How to Encourage Student Pride in the Classroom

Instructor: Laura Gray

Laura lives in the Boise, Idaho area with her husband and children. She holds a B.A. in secondary education (English and social studies) from the University of Louisiana at Monroe, a M.Ed. and Ed.S. in school counseling (K-12) from the University of Southern Mississippi and the University of South Alabama, respectively, and a Ph.D. in instructional design for online learning from Capella University. She teaches online at several colleges and universities across the country and has over 20 years of experience in education.

In this lesson, we will discuss ways in which teachers can instill a sense of pride in their students. This includes pride in accomplishments, pride in work, pride in surroundings, and pride in one another. Updated: 06/17/2022

Pride is Essential

Undoubtedly, you've probably either been a student in, or walked into, a classroom where pride was just oozing from the students. They were proud of their work, they were proud of their classroom, and they were proud of each other. Did you ever wonder how all of that pride, or a sense of feeling good about their surroundings and their accomplishments, came to be? It was encouraged and well orchestrated.

Student pride is important for two reasons. First, pride indicates that students are a part of the learning process, not merely observers. In other words, they have a vested interest in school. Second, students who have pride in their work and in their school actually tend to be more involved in school and earn better grades.

In this lesson, we will talk about fostering students' pride not only in their academic accomplishments, but also in their classroom as a whole and in their peers. We will discuss ways that you as a teacher can help to foster and incorporate that pride.

Pride is Ownership

Ultimately, pride comes from having a sense of ownership in something. So, the first thing we have to remember is that in order for students of any age to have pride in anything, they must first feel as if they have some control over their learning and their ideas matter.

Let's take schoolwork, for instance. Taking ownership isn't such a difficult thing for students to do when they are given choices. For example, try giving your students a choice in the types of assignments they complete. Or ask, 'What do you want to do first? Read in your textbook or work on this report?' Simple things such as this can really be effective in encouraging students to take pride in the work that they do.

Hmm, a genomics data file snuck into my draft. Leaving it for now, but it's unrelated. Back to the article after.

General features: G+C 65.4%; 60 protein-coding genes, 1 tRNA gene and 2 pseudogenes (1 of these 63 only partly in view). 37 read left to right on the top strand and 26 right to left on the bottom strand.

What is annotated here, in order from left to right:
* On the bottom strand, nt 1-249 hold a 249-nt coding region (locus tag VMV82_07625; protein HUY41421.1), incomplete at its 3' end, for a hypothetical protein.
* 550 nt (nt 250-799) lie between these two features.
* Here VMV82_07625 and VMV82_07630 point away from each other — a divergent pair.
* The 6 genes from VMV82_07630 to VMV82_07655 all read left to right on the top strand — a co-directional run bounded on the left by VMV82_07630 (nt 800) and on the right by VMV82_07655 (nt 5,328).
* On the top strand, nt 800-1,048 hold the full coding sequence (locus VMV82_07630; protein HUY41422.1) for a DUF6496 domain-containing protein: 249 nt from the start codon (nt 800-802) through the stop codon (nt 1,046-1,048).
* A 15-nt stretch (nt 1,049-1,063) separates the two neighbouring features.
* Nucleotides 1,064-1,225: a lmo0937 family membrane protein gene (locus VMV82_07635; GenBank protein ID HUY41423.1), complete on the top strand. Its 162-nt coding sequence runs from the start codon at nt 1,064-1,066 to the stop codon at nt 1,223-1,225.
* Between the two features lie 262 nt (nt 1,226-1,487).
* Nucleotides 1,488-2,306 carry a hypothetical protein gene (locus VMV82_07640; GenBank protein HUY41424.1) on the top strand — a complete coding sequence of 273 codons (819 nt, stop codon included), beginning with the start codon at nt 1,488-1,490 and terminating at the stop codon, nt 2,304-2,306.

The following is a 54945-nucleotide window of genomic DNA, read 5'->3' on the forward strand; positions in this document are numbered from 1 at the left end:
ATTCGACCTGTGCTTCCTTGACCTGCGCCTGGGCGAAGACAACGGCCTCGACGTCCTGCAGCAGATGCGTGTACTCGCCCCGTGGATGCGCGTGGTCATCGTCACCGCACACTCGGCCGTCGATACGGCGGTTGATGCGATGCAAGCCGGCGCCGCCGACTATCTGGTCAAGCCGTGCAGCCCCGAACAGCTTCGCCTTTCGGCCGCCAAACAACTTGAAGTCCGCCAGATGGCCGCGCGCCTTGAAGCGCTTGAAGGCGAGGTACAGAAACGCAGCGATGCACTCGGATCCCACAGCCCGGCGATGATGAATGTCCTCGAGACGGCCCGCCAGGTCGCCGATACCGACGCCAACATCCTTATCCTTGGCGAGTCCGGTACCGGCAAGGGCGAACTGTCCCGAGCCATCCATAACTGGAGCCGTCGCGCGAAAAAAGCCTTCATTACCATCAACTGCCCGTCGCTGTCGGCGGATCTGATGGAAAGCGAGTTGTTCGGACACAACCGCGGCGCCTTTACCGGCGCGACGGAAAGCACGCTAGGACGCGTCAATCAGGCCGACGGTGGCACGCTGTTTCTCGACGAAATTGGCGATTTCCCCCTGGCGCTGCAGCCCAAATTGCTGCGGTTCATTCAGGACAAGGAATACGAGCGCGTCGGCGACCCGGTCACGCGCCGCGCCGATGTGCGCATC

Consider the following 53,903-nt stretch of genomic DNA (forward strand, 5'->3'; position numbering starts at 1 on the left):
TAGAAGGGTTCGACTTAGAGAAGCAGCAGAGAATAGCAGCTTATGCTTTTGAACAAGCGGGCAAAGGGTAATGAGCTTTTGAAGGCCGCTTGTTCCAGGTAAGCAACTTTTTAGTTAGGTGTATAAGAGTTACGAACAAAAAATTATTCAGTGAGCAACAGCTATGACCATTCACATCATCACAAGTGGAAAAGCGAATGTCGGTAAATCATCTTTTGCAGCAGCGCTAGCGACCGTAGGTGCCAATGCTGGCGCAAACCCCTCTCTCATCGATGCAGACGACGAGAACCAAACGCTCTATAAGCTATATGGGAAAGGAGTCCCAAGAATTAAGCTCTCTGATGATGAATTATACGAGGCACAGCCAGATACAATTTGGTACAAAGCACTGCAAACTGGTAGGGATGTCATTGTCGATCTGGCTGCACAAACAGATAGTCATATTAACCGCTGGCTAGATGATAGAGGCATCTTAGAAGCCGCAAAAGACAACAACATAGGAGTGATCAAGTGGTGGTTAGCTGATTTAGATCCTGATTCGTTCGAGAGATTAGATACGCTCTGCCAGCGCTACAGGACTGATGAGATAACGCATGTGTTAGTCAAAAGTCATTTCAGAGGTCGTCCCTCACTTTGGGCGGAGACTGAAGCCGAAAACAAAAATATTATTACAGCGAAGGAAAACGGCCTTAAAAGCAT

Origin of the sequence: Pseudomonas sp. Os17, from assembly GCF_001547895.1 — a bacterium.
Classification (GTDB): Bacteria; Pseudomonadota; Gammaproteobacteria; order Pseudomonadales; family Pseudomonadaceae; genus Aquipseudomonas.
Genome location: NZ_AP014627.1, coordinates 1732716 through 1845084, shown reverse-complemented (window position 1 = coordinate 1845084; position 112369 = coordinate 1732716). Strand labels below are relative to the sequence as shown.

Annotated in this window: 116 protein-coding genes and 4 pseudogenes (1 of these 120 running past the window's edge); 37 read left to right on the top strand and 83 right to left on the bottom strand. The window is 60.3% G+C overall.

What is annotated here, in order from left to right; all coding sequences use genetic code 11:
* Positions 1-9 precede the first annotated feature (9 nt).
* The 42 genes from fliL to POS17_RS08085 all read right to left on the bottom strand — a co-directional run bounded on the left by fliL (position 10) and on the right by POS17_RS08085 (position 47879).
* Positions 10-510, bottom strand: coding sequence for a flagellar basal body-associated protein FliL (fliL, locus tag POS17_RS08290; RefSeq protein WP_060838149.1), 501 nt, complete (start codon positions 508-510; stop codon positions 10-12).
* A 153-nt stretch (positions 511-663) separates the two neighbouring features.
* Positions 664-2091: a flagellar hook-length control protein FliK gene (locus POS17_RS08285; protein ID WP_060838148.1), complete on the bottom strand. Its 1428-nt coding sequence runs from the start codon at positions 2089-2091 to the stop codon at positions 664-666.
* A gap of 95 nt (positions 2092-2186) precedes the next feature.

Perhaps the easiest way to get students to take pride in their work is to set standards, or have very specific guidelines, for how that work is to be done. Just allowing a child to slap his name on a paper and jot something down really quickly is not going to instill pride.

It is important to let students know details such as how their name should be written on their papers, the format for presenting work, and the process for making revisions. When students better understand the expectations, they are more likely to feel confident and strive to achieve the goal. Everyone, including students, should have goals, no matter how small. Accomplishing these goals instills pride. And, remember, students will perform to your expectations, so it is wise to have very high expectations!

Another tip that will instill pride is to display student work around the classroom. Students of any age enjoy seeing their work displayed in class. And the work you display doesn't necessarily have to be the 'best' of the bunch, either. It can be the most improved work, the neatest work, or any other category that you can think of.

Pride in Surroundings

In addition to having pride in their output, you also want students to have pride in their immediate surroundings - their classroom. Think of it this way: You wouldn't want to sit around in a disorganized pigsty all day, would you? Neither would they.

Give them specific jobs on specific days. For example, it should be someone's job to erase the board on Mondays, someone else's job on Tuesdays, etc. Encourage students to treat the desks, tables, and chairs like furniture in their home. The sense of pride they have for their classroom will very likely carry over into their work.

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